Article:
Israeli Radicals Break with Sharon over 'Road Map'
Byline: Abraham Rabinovich, THE WASHINGTON TIMES
JERUSALEM - Members of Jewish extremist groups pose a growing threat to the government of Israeli Prime Minister Ariel Sharon.
Some extremists in Israel began calling Mr. Sharon a traitor after his acceptance this week of the U.S.-backed "road map" for Mideast peace that includes creation of a Palestinian state.
"We don't regard this as a legitimate government anymore," David Haivri, a young activist, told the newspaper Ma'ariv.
Similar angry sentiments were heard among extremists in the months before the 1995 assassination of Prime Minister Yitzhak Rabin by a Jewish terrorist who opposed Israeli troop withdrawals from the occupied territories.
The latest tensions come after Israel's acceptance of the U.S.-backed peace initiative, which at some point could involve the removal of many of the 225,000 Israelis living in the West Bank and Gaza Strip.
Settler leaders, fearful that evacuation of their communities will become Israel's price for peace, warned that they would resist any such attempts by all means short of open violence.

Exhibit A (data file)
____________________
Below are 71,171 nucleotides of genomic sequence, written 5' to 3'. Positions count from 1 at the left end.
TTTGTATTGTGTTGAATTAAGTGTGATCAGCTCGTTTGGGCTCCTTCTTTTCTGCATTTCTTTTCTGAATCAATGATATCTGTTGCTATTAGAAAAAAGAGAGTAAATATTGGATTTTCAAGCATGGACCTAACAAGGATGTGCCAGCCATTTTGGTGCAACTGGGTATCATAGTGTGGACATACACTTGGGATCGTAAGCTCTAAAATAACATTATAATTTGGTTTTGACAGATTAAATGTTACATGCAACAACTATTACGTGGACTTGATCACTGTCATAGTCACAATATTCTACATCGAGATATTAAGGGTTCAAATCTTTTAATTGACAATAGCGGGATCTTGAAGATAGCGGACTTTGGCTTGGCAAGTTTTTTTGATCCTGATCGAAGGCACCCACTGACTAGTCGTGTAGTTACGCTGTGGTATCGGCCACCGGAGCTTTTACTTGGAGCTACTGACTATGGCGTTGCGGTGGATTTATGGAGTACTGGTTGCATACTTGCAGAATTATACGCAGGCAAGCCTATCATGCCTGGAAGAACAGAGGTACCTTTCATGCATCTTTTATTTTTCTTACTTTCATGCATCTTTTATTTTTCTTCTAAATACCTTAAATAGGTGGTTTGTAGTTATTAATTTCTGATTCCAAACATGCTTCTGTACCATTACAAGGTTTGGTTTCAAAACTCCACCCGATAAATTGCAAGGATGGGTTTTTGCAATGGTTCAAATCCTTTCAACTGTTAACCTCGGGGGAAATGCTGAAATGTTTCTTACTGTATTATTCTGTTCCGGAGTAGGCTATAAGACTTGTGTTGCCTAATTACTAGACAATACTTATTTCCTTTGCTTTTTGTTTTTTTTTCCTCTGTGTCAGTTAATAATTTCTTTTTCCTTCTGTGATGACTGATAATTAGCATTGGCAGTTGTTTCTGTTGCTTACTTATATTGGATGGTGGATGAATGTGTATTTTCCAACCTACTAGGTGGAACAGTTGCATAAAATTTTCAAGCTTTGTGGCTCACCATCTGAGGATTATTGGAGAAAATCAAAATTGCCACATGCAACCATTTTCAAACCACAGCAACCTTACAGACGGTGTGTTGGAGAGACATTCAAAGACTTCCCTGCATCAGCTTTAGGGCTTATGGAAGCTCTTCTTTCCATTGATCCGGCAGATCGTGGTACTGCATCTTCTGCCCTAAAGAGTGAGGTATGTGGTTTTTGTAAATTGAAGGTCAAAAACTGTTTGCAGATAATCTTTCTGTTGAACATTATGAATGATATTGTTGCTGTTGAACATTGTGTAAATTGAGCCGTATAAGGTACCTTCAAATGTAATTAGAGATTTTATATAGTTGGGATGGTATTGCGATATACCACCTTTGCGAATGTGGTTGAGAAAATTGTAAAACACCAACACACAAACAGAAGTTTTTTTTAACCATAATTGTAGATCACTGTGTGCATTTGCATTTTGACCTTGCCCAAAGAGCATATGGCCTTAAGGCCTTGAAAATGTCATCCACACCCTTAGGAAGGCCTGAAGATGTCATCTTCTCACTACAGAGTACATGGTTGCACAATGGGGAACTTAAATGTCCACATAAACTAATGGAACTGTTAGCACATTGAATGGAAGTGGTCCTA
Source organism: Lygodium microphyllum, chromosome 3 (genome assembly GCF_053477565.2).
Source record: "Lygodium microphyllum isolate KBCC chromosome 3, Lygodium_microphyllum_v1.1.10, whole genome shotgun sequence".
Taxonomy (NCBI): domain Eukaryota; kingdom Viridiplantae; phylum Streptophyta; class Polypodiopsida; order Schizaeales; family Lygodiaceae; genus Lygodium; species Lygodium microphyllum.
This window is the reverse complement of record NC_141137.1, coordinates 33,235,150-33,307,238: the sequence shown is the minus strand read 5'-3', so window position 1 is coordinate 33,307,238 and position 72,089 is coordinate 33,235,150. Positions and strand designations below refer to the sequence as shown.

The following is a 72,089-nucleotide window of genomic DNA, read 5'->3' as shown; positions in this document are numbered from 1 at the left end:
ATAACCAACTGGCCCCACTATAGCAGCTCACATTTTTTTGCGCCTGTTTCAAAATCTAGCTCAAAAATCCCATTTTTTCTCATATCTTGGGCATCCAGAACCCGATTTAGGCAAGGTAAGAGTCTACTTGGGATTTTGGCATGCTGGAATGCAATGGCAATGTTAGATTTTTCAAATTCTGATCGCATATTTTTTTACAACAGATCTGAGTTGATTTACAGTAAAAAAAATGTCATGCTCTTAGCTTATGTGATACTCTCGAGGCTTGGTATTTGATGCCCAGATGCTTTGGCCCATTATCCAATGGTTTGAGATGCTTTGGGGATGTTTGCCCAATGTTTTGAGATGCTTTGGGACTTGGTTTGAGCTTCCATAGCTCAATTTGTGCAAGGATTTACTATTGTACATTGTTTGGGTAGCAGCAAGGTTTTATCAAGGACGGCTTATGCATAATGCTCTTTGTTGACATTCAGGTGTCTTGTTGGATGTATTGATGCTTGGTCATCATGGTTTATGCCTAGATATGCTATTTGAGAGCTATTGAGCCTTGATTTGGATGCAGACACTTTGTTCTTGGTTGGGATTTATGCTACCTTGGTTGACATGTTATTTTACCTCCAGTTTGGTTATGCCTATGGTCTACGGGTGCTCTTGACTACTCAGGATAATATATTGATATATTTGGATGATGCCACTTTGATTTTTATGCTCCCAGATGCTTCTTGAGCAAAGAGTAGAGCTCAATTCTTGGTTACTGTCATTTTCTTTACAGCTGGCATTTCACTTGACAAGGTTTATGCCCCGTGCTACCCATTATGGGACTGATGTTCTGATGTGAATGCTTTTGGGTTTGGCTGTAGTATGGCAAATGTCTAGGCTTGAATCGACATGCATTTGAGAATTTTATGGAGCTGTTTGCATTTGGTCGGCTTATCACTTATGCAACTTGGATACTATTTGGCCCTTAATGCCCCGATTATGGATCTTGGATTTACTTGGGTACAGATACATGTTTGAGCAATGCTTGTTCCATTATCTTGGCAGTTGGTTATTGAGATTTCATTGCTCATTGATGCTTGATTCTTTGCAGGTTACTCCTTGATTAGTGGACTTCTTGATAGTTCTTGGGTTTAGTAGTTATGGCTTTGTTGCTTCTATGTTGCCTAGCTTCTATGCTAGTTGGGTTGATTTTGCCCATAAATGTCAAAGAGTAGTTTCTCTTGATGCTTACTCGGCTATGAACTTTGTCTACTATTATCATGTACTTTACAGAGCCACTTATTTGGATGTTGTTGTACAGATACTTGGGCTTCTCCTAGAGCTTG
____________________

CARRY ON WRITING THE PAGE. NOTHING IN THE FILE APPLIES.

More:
However, members of small but not inconsequential Jewish extremist groups have refused to rule out the use of arms against Israeli troops.
Israel has tightened security, calling in extra bodyguards to protect Cabinet ministers around the clock, the London Daily Telegraph reported, citing unnamed Israeli intelligence sources.
"No one is taking any chances now," one source told the newspaper.
Mr. Sharon also is being advised to cancel some personal appearances. The Shin Bet, Israel's domestic intelligence service, is determined not to repeat the mistakes that allowed Palestinian gunmen to kill Rehavam Zeevi, the Israeli transport minister, in 2001, the newspaper said.
At the time, Mr. Zeevi reportedly had dismissed his bodyguards. This time, security measures are being tightened around ministers "whether they liked it or not," the source said.
Israeli settlement activity did not always operate in this charged atmosphere. After the 1967 Six-Day War, when the Arab world declined Israel's offer to return most of the land it captured in return for peace treaties, the left-wing Labor government began establishing settlements along strategic lines.
On the West Bank, this meant primarily settlements in the desert-like lower Jordan Valley to create a barrier against incursions across the Jordan River by Arab guerrillas or armies. …